Austin recently talked about how universal coverage, although a stated goal of many health care systems, is rarely fully achieved. This coincided nicely with recent news that the ACA has significantly reduced the number of uninsured in the United States.

However, many people still do remain uninsured. Who are they? The Urban Institute Health Policy Center has a new report which can help us answer that question:

As of March 2015, 1 in 10 nonelderly adults remained uninsured. As the adults most inclined to obtain health insurance coverage have likely already enrolled, there is concern that the remaining uninsured may be harder to reach and require more assistance or other targeted strategies to encourage enrollment. However, private resources and federal grants supporting outreach efforts are waning, which makes it important to understand the characteristics of the remaining uninsured and the barriers that may be keeping them from enrolling. This brief describes adults who remain uninsured in March 2015 and focuses on their potential eligibility for financial assistance for coverage under the ACA, the reasons they give for not being insured, and potential barriers to and opportunities for expanding coverage to these adults.

They used the ongoing Health Reform Monitoring Survey to gather data in March of this year. The biggest news is that more than 70% of uninsured adults are potentially eligible for financial assistance in gaining coverage under the ACA. More than 27% of uninsured adults earned less than 138% of the federal poverty line, meaning that they would be eligible for Medicaid under the expansion. Another 40% of uninsured adults earn between 138% and 400% of the poverty line, meaning that they are eligible for subsidies in the insurance exchanges.

If they're eligible, why don't they have insurance? Some can't get insurance, even if they're poor enough, because of immigration status. Almost 26% of uninsured adults who might qualify for assistance can't get it because they are noncitizens. Others might qualify for exchange subsidies in the exchanges based on income but can't get them because of the family glitch, where an offering of individual insurance by an employer to an employee makes other family members ineligible for subsidies.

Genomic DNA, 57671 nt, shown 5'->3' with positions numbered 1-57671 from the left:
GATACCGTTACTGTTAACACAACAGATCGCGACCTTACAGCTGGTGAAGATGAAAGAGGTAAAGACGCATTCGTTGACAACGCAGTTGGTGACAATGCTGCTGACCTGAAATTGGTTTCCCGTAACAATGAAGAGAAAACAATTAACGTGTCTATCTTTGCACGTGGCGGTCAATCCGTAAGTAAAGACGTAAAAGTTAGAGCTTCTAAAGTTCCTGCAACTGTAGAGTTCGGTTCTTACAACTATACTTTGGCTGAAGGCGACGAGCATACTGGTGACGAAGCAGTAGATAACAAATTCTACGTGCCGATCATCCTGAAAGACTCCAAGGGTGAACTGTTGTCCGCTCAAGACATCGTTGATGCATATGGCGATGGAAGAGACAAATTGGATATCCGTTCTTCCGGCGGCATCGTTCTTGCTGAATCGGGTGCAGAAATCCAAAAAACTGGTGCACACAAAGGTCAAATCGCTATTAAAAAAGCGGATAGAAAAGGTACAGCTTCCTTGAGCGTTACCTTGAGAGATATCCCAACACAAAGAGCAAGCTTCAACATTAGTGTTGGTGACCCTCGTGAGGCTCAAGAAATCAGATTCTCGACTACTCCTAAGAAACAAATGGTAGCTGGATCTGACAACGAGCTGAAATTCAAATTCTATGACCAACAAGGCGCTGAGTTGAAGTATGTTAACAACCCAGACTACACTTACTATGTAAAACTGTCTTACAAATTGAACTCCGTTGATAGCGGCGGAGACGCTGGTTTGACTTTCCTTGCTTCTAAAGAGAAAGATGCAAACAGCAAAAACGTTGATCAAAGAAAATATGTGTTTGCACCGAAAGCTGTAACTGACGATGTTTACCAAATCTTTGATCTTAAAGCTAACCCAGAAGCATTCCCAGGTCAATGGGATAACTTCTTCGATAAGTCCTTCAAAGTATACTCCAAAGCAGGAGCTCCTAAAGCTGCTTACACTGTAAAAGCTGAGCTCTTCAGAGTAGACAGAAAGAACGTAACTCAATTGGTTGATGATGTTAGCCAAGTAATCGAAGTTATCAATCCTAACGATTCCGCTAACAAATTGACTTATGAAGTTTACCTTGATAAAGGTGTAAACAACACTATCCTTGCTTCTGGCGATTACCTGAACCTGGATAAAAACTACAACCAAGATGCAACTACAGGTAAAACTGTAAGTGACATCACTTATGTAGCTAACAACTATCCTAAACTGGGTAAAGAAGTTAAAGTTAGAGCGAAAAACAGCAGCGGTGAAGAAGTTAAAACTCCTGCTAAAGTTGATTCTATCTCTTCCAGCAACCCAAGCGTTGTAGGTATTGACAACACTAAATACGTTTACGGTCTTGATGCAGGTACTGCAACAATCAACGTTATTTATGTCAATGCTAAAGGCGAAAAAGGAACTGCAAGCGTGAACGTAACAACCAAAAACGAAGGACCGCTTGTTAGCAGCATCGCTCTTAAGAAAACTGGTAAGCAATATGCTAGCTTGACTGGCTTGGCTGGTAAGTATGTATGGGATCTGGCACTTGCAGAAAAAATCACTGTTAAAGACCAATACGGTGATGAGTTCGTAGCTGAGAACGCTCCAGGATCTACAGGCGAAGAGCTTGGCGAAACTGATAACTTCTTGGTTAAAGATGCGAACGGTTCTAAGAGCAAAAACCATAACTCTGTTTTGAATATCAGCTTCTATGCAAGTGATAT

But one of the biggest reasons many remain uninsured is that the Medicaid expansion did not occur in their state. Almost 23% of the uninsured have incomes at or below the federal poverty line, but no expanded Medicaid program to cover them.

Less than 7% of the uninsured have an income at or above 400% of the poverty line, meaning that they would receive no financial assistance in purchasing insurance. This is important because many argue that not purchasing health insurance is a "choice". But very few of the uninsured earn 400% of the poverty line or more. This would suggest that when people earn enough to be able to afford health insurance, most choose to purchase it.

In fact, more than 60% of people who are uninsured said that affordability issues were the reason they didn't have insurance. This was true even among 60% of those who were potentially eligible for financial assistance. Less than 17% of the uninsured said that they "didn't want" insurance.

Depressingly (for those of us who write and talk about this for a living), more than half of those who are potentially eligible for financial assistance don't know about it. While I know that many of them would still be frustrated by a lack of Medicaid expansion in their state, or still unaffordable premiums even with assistance, it's just frustrating that so many still do not know about the basic benefits of the ACA.

While true universal coverage may be unattainable, there are still too many people in the United States who say they want coverage and don't have it. Some of them still find the financial barriers to be too high, whether it be because their state has refused the Medicaid expansion or because subsidies are still not enough to offset the high cost of health insurance. But others still remain unaware that the ACA might have brought insurance into their grasp if they just knew about it. That's simply tragic.


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